What Is a Lookback Period | Form 941 and Form 944

What Is a Lookback Period for Forms 941 and 944?

Picture of push pins in calendar begging the question, what is a lookback period?

Do you know how often you need to deposit federal income, Social Security, and Medicare taxes? You can’t deposit the taxes whenever you feel like. Your deposit frequency is based on a lookback period. So, what is a lookback period?

What is a lookback period?

A lookback period is the time frame employers use to figure out their deposit schedule for withheld FICA tax (Social Security and Medicare) and federal income tax. Your tax liability during the lookback period determines whether you deposit these employment taxes monthly or semiweekly. Your IRS lookback period depends on if you file Form 941 or Form 944

what is a lookback period definition

About Forms 941 and 944

Before we dive into deposit schedules and lookback periods, let’s take a second to revisit Forms 941 and 944. 

As an employer, you will either report employee wages and payroll taxes on Form 941 or 944. You can only use Form 944 if the IRS tells you to. 

Form 941, Employer’s Quarterly Federal Tax Return, is a form that employers use to report employee wages and taxes quarterly. Most employers use this form. 

Form 944, Employer’s ANNUAL Federal Tax Return, is a form that employers use to report employee wages and taxes annually. Only very small businesses use this form. 

IRS payroll deposit schedule

Regardless of whether you file Form 941 or 944, you will either be a monthly or semiweekly depositor. Again, your total tax liability during the lookback period determines which schedule you must follow.

Take a look at the difference in tax liability between monthly and semiweekly depositors:

  • Monthly depositor: Employers who reported a tax liability of $50,000 or less during the lookback period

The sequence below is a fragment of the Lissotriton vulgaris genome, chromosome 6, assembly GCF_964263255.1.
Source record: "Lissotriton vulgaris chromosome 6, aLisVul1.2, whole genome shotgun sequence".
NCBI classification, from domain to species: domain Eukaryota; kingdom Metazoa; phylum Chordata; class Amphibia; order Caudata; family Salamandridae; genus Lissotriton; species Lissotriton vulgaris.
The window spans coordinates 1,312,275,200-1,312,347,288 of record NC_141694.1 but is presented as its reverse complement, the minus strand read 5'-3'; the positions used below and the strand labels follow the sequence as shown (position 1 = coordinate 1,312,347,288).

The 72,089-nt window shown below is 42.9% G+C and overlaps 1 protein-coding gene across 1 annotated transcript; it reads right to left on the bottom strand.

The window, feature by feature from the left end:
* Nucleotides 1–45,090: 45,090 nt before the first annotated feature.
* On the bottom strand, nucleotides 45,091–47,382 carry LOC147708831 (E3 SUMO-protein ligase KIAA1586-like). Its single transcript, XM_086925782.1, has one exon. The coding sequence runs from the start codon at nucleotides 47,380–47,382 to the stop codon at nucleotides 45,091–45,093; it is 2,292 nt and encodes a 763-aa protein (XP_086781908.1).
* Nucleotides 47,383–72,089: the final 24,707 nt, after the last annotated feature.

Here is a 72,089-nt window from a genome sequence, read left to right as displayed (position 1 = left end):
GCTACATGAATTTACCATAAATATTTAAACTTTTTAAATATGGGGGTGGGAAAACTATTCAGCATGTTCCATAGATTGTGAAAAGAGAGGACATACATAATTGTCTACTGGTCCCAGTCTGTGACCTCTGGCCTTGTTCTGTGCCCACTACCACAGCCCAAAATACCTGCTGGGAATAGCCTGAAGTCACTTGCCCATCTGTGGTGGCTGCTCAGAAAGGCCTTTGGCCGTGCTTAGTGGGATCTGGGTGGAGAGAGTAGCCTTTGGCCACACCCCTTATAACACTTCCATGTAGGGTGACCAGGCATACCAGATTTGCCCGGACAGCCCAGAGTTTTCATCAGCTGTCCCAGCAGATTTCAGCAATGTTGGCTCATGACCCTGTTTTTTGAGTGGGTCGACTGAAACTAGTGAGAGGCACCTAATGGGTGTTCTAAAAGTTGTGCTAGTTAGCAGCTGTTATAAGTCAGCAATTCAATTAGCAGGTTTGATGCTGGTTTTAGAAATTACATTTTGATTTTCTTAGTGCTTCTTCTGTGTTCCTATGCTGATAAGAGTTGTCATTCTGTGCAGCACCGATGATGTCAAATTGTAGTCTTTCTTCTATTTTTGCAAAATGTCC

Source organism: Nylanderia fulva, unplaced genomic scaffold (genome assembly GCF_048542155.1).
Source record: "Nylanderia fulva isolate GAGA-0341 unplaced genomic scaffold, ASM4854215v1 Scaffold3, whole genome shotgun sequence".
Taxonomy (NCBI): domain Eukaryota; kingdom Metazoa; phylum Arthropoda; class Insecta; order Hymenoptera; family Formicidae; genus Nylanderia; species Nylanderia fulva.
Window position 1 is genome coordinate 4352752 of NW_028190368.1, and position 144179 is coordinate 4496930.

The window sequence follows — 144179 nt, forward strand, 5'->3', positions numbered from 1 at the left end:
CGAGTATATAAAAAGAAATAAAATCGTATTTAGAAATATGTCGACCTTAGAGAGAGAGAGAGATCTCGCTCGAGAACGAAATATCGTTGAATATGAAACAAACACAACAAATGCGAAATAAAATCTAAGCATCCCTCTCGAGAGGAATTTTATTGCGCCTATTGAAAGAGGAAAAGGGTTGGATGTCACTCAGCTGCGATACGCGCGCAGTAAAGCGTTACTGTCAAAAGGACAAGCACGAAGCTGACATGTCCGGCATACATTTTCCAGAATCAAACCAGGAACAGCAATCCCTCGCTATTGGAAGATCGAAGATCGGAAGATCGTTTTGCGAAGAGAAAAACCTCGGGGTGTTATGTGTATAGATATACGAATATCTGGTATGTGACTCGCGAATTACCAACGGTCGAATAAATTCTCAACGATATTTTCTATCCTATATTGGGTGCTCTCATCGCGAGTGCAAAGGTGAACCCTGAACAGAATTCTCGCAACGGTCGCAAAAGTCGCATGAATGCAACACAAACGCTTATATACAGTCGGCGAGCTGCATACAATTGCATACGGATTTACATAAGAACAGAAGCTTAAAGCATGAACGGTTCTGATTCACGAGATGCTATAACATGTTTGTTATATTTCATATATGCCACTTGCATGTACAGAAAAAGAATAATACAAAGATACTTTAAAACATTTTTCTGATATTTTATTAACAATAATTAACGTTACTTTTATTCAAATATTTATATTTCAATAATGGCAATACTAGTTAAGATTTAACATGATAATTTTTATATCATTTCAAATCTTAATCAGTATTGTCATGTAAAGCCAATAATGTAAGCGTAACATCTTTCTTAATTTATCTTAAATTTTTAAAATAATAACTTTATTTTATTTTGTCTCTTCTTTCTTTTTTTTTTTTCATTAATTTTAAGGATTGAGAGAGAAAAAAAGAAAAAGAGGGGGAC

• Semiweekly Depositor: Employers who reported a tax liability of more than $50,000 during the lookback period  

Monthly depositors must deposit their employment taxes collected and contributed during a month by the 15th day of the following month. For example, you must deposit taxes collected in June by July 15. 

Semiweekly depositors’ due dates are determined by payday. If payday falls on a Wednesday, Thursday, and/or Friday, deposit taxes by the following Wednesday. If payday falls on a Saturday, Sunday, Monday, and/or Tuesday, deposit taxes by the following Friday. 

You cannot pay your liabilities based on a previous deposit schedule or how often you pay your employees. Use the lookback period to determine your deposit frequency. 

Determine your deposit schedule before the beginning of each calendar year. Once you figure out your deposit schedule, use it for the whole year. 

Lookback period for Forms 941 and 944 

Form 941 filers use a four-quarter lookback period that starts halfway through one calendar year (July 1) and ends halfway through the next calendar year (June 30). 

Form 944 filers use an annual lookback period that looks at the employer’s total tax liability during the calendar year (January – December). 

But, which calendar years do you look at? Let’s get into the nitty-gritty of the IRS lookback period for Form 941 and Form 944 filers below.  

What is the lookback period for Form 941 filers?

Again, Form 941 filers report their Social Security, Medicare, and federal income tax liabilities on a quarterly basis. 

Form 941 filers have a four-quarter lookback period that spans from July 1 to June 30 the following year. 

Let’s say you want to determine your deposit schedule for 2020. You would calculate your total tax liability from July 1, 2018 to June 30, 2019.

Quarter 3
(2018)
Quarter 4
(2018)